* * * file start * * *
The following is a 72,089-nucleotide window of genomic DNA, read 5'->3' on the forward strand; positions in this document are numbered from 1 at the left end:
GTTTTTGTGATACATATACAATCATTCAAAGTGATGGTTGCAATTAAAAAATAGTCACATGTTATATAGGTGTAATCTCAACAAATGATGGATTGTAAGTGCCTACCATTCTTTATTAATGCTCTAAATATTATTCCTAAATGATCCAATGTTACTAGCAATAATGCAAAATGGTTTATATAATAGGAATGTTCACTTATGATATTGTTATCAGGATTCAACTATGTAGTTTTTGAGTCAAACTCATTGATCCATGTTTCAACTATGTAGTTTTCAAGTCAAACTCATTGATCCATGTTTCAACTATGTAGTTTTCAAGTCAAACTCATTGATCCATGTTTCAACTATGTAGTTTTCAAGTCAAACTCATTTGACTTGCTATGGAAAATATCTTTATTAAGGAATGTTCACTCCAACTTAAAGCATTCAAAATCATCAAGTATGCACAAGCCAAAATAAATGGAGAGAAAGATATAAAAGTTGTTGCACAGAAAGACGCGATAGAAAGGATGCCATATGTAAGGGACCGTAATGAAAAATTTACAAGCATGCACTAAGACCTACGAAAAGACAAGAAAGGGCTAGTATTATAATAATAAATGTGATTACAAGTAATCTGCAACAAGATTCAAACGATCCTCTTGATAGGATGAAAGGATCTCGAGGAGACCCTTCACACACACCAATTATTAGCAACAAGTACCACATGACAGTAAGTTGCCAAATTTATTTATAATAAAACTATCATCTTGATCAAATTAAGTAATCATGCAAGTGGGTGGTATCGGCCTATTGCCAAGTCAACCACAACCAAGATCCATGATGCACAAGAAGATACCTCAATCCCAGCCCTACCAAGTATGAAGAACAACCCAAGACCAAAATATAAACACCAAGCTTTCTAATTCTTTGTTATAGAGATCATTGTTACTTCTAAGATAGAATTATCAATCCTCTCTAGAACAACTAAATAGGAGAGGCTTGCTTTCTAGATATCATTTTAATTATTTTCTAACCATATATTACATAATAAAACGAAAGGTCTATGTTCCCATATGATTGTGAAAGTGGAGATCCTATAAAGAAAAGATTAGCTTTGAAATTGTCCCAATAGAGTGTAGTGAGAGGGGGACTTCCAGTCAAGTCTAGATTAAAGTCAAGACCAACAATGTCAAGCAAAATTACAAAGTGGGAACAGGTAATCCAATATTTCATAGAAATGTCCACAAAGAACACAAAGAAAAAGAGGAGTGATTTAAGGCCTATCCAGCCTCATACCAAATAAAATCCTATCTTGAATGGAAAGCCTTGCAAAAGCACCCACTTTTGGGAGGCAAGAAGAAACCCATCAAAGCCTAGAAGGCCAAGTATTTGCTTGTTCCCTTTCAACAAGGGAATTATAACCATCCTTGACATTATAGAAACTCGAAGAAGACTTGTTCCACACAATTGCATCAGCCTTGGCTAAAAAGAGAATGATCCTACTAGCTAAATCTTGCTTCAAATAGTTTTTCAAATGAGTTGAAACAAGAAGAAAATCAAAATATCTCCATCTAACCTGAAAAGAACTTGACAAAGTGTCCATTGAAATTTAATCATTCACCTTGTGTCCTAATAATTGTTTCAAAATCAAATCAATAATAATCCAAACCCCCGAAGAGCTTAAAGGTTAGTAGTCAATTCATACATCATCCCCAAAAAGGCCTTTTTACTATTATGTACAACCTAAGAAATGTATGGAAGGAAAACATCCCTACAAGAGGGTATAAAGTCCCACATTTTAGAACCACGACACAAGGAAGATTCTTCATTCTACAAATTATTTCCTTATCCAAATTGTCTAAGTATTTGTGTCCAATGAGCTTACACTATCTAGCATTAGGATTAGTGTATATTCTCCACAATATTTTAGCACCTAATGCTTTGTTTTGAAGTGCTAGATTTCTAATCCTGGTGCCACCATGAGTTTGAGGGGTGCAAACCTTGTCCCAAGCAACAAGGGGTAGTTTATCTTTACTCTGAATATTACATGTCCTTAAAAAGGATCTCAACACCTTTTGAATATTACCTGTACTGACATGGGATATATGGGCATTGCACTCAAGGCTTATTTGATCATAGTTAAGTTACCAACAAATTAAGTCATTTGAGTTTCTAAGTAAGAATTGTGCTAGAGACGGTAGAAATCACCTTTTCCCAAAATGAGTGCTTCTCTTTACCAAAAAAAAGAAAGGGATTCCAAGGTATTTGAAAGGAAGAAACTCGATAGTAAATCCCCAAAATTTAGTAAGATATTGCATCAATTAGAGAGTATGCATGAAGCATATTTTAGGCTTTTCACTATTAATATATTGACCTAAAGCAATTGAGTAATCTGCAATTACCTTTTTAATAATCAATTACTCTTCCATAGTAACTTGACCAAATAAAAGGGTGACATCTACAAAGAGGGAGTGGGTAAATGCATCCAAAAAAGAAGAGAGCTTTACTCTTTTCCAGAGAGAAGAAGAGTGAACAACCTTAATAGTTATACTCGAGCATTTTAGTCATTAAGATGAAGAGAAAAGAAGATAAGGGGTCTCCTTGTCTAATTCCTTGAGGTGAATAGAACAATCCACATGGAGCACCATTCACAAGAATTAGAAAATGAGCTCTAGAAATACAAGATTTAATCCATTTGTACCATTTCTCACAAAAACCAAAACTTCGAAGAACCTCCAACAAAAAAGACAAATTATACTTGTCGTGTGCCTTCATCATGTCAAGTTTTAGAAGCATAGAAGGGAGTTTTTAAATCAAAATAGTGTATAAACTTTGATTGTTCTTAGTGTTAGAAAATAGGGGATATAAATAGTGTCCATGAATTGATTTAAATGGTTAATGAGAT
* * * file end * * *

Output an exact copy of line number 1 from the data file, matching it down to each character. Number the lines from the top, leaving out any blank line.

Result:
The following is a 72,089-nucleotide window of genomic DNA, read 5'->3' on the forward strand; positions in this document are numbered from 1 at the left end: